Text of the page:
The decision that "meat and milk from clones and their offspring are as safe as food we eat every single day" comes after a five-year study of cloned livestock by the FDA.
The FDA is reluctant to put a special label on products from clones because scientists say there is no difference between it and products from traditional livestock. However, the public and other interested parties have three months to offer their feedback on the plan before the FDA makes a final ruling.
Although about 150 cloned cattle already exist in the United States, the FDA is continuing to ask clone producers and livestock breeders "to voluntarily refrain from introducing food products from these animals into commerce."
To produce a clone, the nucleus of a donor egg is removed and replaced with the DNA of a cow, pig or other animal. The embryo is then deposited into a pre-screened surrogate mother.
Exceptional livestock, such as pigs that fatten rapidly or cows that produce large quantities of milk, would be targeted for DNA copying.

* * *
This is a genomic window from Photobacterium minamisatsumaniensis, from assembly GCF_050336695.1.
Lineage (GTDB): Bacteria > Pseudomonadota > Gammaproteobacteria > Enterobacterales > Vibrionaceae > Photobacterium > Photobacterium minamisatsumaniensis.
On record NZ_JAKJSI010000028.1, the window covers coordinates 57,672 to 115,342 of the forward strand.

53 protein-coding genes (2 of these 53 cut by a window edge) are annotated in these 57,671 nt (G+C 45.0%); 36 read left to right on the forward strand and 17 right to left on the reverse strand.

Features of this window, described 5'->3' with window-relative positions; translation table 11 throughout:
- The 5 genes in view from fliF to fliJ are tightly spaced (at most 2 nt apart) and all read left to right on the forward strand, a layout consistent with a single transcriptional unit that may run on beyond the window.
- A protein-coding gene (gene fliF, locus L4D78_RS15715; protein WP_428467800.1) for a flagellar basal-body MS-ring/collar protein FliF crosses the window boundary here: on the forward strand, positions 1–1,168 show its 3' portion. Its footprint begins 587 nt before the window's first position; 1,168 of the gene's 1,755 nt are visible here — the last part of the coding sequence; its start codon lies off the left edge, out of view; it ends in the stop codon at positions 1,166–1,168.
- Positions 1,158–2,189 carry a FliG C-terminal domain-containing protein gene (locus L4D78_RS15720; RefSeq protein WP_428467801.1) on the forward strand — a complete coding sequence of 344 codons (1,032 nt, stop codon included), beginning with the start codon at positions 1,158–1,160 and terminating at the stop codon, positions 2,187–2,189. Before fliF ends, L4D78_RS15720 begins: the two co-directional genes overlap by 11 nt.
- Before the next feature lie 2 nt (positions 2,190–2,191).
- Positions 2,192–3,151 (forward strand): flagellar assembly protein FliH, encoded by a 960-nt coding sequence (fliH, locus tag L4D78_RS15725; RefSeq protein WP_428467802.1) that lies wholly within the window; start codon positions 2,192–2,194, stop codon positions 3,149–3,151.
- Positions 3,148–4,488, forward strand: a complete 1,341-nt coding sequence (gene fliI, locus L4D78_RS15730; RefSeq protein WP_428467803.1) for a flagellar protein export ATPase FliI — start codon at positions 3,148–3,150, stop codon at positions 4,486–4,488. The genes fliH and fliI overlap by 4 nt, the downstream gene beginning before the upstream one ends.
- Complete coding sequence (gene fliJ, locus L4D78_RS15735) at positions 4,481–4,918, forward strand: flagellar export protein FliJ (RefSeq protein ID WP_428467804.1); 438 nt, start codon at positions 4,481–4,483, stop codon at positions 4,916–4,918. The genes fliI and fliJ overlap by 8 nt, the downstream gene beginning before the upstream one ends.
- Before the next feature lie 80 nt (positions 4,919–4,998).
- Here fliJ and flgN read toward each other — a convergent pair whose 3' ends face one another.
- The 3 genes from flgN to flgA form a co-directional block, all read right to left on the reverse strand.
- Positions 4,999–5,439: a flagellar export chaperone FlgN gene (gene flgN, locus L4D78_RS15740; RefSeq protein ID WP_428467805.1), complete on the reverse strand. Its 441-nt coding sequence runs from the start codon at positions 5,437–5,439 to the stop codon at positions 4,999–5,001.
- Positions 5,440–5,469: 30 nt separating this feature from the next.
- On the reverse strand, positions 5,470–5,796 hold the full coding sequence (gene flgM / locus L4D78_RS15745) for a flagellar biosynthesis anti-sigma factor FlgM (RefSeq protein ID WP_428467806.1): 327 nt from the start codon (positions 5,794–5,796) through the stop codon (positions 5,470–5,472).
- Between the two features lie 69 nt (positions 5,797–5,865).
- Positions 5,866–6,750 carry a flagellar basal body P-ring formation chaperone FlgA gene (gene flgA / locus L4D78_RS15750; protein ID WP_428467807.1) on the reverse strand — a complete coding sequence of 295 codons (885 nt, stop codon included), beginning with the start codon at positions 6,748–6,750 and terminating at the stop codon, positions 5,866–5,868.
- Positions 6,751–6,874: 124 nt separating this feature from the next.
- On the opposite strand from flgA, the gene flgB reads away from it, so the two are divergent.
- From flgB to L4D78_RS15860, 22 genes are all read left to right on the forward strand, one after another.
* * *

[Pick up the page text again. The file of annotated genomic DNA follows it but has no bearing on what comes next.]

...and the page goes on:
"It's not a genetically engineered animal; no genes have been changed or moved or deleted," Barb Glenn of the Biotechnology Industry Organization told the Associated Press. "It's simply a genetic twin that we can then use for future matings to improve the overall health and well-being of the herd."
Although advocates emphasize that most clones would be used for mating purposes and not for direct consumption, they concede cloned animals who have outlived their usefulness could wind up at a hamburger plant, as is the current practice with traditional livestock.
Some public opinion surveys reveal consumers appear wary of food from cloned animals. A September poll by the nonpartisan Pew Initiative on Food and Biotechnology found that 64 percent were uncomfortable with eating such products. More than half of the participants in a survey by the International Food Information Council said they were unlikely to buy food from a cloned animal.
Additionally, some consumer groups have expressed concern over the widespread use of clones and in not labeling products that come from cloned animals. Cloning results in more deaths and deformed animals than other reproductive technologies, Carol Tucker Foreman, director of food policy at the Consumer Research Federation, told the AP. Her group will ask supermarkets to refrain from selling such products.
"Meat and milk from cloned animals have no benefit for consumers, and consumers don't want them in their food," Foreman said.